[LONDON] A View of the grand Palace of Westminster. [At top, in mirrored letters] La Grande Place de Vestminster.
 London and Paris: a Londres ches Wichnyther (?) A Paris chez J. Chereau rue St. Jacques au dessus de la Fontaine St. Severin aux 2 Colonnes No. 257, 1766. Engraving with original colour. Printed on laid paper. In good condition with mild soiling and creasing. Sheet size: 12 1/4 x 18 1/2 inches. Plate mark: 10 1/8 x 16 1/4 inches.
A beautiful Vue d'Optique with strong early colour depicting the old Palace of Westminster where the Lords and Commons met.
An interesting late 18th century view of Westminster prior to the great fire of 1834, which brought into being the present Houses of Parliament. Westminster had been a royal residence until Henry VIII left it (after a fire) to reside at Whitehall. After that, the Houses of Parliament met there. During the eighteenth century "vues d'optique" or "perspective views" became extremely popular in England and Europe. Like other optical prints they capitalized on a connoisseur market eager for the latest novelty. English publishers such as John Bowles and Robert Sayer had great success with these optical views, which quickly developed into a collecting craze that swept through print shops on both sides of the Channel. "Vues d'optiques" were specifically designed to create the illusion of perspective when viewed with a zograscope or perspective glass. These viewing devices used a series of reflecting mirrors to enhance the illusion of depth in the print, creating a veritable "view" for the onlooker. Typically these prints depicted city or landscape views, and were horizontal in format. They had roughly the same dimensions and were sold with heavy opaque colouring, so as to show the tints when viewed through the lens. In their heyday, optical prints were a technical revolution; they could be seen in almost every fashionable drawing room, and were enjoyed by the poorer classes in print shops or at traveling fairs. For a small fee the citizens of Europe and England could travel the world without leaving their village. The "vue d'optique" was the first medium to bring the visible appearance of the wider world to a large European public. Ironically the artists and engravers who created these prints rarely had first hand knowledge of the scenes depicted, hence the views were often not as accurate as they were advertised to be. As a result of their constant handling optical prints such as these are rare, especially in good condition. They are not only beautiful images but a fascinating glimpse into the history of printmaking.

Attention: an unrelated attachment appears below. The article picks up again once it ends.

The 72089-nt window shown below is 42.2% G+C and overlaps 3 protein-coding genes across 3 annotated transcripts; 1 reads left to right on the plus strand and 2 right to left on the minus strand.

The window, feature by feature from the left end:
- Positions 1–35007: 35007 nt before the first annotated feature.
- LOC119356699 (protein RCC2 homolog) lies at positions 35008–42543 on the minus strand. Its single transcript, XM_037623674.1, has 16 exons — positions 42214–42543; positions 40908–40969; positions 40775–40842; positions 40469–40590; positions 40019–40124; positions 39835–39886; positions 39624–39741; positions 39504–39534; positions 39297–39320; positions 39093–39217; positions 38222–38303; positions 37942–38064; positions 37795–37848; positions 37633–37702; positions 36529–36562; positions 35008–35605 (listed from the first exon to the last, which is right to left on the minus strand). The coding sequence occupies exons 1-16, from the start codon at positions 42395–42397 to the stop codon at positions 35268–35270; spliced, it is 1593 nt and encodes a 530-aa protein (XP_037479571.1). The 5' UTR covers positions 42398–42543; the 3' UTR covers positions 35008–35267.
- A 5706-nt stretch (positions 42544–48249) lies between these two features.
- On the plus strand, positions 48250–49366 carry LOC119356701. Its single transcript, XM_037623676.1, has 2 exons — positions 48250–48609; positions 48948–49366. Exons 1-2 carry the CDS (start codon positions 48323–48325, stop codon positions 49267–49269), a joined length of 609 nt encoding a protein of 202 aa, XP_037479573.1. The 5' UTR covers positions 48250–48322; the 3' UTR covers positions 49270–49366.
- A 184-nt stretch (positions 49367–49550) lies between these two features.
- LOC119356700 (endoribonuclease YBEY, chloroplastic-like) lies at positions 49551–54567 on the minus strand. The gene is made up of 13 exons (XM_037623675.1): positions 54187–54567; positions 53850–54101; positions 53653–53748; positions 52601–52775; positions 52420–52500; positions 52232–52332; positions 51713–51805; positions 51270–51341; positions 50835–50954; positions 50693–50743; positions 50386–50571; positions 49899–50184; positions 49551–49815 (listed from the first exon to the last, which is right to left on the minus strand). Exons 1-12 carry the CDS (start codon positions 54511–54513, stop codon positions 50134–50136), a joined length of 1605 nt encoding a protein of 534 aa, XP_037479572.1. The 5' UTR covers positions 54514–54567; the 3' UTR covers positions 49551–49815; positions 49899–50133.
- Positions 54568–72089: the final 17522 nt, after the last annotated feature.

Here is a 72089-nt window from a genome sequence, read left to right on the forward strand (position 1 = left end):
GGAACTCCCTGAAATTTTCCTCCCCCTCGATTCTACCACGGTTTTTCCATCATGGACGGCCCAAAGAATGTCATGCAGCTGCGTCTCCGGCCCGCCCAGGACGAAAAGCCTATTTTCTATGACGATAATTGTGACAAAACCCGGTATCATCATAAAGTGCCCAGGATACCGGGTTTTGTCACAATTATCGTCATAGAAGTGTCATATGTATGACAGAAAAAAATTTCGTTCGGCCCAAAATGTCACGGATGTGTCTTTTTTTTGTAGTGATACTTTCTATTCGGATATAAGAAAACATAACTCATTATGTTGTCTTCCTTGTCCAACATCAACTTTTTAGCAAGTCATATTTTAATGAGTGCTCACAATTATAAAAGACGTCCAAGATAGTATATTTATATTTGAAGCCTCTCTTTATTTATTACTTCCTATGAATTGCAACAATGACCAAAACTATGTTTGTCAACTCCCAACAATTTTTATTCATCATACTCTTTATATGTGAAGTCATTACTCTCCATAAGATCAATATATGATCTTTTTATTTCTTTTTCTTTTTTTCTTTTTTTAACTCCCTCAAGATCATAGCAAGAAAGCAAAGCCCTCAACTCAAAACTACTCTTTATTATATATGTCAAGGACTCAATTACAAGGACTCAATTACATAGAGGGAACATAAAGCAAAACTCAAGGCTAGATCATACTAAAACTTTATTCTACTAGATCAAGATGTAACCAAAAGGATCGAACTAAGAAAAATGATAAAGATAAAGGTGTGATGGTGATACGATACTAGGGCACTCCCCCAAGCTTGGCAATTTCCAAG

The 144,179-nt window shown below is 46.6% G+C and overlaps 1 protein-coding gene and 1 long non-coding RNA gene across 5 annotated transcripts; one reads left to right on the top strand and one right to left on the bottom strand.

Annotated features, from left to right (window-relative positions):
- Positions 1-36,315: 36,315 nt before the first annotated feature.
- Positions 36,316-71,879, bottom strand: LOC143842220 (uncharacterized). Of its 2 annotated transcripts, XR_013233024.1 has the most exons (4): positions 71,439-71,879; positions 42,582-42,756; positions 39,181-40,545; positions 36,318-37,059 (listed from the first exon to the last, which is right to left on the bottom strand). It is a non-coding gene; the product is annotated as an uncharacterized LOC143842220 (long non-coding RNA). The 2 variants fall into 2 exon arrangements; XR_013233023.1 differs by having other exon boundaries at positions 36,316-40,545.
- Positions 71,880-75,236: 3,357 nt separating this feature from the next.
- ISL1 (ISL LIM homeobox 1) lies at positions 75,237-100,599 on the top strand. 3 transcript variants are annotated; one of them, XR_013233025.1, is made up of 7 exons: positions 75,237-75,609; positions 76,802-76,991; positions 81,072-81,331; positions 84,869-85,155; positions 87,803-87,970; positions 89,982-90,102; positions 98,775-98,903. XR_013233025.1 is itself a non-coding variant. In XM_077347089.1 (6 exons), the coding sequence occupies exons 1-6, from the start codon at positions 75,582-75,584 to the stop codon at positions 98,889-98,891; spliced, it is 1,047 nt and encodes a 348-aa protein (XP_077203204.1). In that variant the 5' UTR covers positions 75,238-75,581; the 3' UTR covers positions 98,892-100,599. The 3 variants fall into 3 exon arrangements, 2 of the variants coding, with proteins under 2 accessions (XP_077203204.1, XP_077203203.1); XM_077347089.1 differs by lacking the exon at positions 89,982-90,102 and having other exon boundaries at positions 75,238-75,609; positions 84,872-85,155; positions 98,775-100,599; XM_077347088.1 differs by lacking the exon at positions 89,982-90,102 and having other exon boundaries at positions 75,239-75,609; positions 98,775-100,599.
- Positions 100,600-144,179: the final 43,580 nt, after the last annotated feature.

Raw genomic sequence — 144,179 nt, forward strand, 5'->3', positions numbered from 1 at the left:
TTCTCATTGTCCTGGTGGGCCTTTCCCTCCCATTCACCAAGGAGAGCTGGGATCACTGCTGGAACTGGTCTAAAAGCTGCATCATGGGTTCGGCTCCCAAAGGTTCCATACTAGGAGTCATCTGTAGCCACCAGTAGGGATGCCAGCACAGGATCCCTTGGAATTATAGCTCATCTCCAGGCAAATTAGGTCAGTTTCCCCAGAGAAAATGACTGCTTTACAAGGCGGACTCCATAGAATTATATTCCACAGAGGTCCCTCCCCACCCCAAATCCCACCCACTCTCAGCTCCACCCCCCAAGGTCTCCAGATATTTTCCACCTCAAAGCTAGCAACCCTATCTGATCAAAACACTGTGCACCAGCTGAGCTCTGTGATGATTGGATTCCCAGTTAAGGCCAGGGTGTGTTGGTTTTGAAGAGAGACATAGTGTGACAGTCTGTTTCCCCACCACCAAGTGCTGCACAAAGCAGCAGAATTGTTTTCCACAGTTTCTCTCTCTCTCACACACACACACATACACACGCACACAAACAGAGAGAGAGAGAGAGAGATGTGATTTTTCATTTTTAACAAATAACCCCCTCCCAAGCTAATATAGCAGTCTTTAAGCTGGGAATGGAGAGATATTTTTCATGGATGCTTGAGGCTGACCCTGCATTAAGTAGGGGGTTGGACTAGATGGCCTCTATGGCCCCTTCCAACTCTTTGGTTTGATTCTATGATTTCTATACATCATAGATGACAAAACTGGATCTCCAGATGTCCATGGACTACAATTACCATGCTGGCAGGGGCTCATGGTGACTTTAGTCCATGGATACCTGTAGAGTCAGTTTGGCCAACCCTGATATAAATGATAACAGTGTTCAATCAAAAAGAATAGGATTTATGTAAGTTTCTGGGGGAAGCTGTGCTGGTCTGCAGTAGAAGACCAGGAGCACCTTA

Clayton, The English Print 1688-1802, 140-141.